The main attraction of Mahee Island in Strangford Lough is Nendrum Monastic Site.
These incredible Christian ruins are reported to date back to the 5th century. It makes for a great place to explore on the lake and can easily be seen on a day trip from Belfast in Northern Ireland.
Below, you’ll find info on its history, parking and what to look out for when you’re there.
Some quick need-to-knows about Nendrum Monastery
Although a visit to Nendrum Monastery is fairly straightforward, there are a few need-to-knows that’ll make your visit that bit more enjoyable.
Nendrum Monastic Site is located in the middle of Mahee Island on the western side of Strangford Lough. It’s accessed by a series of causeways across to the island and it’s a 35-minute drive from both Bangor and Downpatrick and a 25-minute drive from Newtownards.
There is a decent size car parking area right off the main road at Nendrum Monastic Site (here on Google Maps). There’s room for several cars here on the water’s edge, and the ruins are just a short walk up the hill on a signposted trail.
3. Part of Strangford Lough
Nendrum Monastery is part of Strangford Lough and it’s one of the main attractions on this inlet, which is the largest in Ireland. Mahee Island is just one of 70 islands on the water and one of the few accessible by road. The lake is classified as both an Area of Outstanding Natural Beauty and an Area of Special Scientific Interest for its rich biodiversity and unique flora and fauna.
The story behind Nendrum Monastic Site
The incredible ruins of Nendrum Monastery have an interesting history that is worth reading up on before your visit!
The island monastery was founded in the 5th century by Mochaoi, who is also known by his proper name Caolan. According to legend, he was said to have been appointed by St Patrick himself.
There are references to Nendrum Monastic Site up until the 10th century, when it was suspected to have been pillaged and demolished.
The next mention of the site was in 1178 when it was under the control of Benedictine monks who founded a small cell on the island.
It was eventually abandoned in the 15th century for a new site at the village of Tullynakill.
The re-discovery and excavation
The location of Nendrum Monastery was lost sometime in the 15th century until it was later discovered in 1844 by William Reeves.
He had visited the island in search of a church that had been recorded in 1306. He recognised the remains of the round tower at the site as the one he had been looking for.
The ruins were excavated by archaeologist Henry Cairnes Lawlor in the 1920s with some of the findings now kept in the Ulster Museum in Belfast.
It was the first major excavation of an ecclesiastical site at the time with extensive reports published about it.
The site then underwent other excavations and restorations over the years until it was left in its current state.
The remaining features and design
The major remains of the monastic site are three enclosures of dry stone walling, which were rebuilt by Lawlor in the 1920s.
The central enclosure has the remains of the round tower, a ruined church, sun dial and graveyard. The second enclosure has what is assumed to be the monastic school.
The sun dial now in a corner of the church is one of the few early medieval sun dials to still exist and is one of the highlights of a visit.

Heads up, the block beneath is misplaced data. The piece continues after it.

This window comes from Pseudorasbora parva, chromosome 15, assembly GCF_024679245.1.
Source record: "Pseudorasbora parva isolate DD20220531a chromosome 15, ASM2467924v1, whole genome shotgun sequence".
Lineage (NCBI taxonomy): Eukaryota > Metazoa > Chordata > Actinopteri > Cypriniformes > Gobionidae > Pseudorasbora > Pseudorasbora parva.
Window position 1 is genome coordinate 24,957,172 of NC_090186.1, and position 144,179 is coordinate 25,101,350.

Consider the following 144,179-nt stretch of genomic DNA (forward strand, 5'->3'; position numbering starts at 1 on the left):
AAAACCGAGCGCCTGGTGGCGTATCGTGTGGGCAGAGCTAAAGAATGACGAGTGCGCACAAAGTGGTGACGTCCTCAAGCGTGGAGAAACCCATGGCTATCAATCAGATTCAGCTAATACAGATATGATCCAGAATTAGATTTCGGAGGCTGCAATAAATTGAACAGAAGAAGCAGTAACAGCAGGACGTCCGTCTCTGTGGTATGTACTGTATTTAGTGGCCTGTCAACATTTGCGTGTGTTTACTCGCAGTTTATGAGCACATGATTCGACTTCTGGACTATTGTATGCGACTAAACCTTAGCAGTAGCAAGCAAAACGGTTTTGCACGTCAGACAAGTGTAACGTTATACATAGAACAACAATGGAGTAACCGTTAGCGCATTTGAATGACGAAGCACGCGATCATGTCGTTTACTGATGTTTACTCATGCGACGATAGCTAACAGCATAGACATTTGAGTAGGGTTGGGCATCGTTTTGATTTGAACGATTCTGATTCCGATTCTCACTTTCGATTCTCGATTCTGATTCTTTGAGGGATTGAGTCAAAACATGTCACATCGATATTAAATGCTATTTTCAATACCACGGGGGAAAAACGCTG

Places to visit near Nendrum Monastic Site
One of the beauties of Nendrum Monastery is that it’s a short spin away from many of the best places to visit in Down.
Below, you’ll find a handful of things to see and do a stone’s throw from Nendrum!
1. Mahee Castle (1-minute drive)
Just one minute back up the road, it’s worth stopping to explore Mahee Castle on the island. The castle remains are of a small tower house which was built by Captain Thomas Browne. It was abandoned in the 17th century but was renovated by Lawlor in 1923 while he was working at the church site.
2. WWT Castle Espie (10-minute drive)
Just 10 minutes away and back on the mainland, Castle Espie is a natural wetland reserve on the western banks of the Strangford Lough. The protected area is next to a former castle and quarry, which has become a haven for ducks, swans, and brent geese.
3. Scrabo Tower (20-minute drive)
Towards the northern tip of Strangford Lough, it’s worth stopping to admire Scrabo Tower. Located just outside of Newtownards, the tower was originally built in 1857 and is one of the most standout landmarks of the whole area of Northern Ireland. You can see it from miles away!
4. Belfast (40-minute drive)
Just a 40-minute drive to the northwest of Strangford Lough and you’ll reach Belfast, the capital of Northern Ireland. There’s endless things to do in Belfast, from the Cave Hill Walk to the culinary delights of the Cathedral Quarter.
FAQs about Nendrum
We’ve had a lot of questions over the years asking about everything from ‘When is there mass on?’ to ‘Is there much parking?’.
In the section below, we’ve popped in the most FAQs that we’ve received. If you have a question that we haven’t tackled, ask away in the comments section below.
Is Nendrum Monastery worth visiting?
If you have an interest in history and County Down’s past then yes, it’s well worth a visit here, especially as you can visit many nearby attractions in the proccess.
Where do you park for Nedrum?
There is a little car park right off the main road at Nendrum Monastic Site. There’s room for several cars here on the water’s edge, and the ruins are just a short walk up the hill on a signposted trail.
I was born in a quiet corner of a Gaeltacht on the Dingle Peninsula. Over the years, I’ve explored Ireland far and wide, from the wilds of West Clare to the shores of Sherkin. Particularly fond of heritage, history and hikes (and words beginning with ‘H’, apparently…).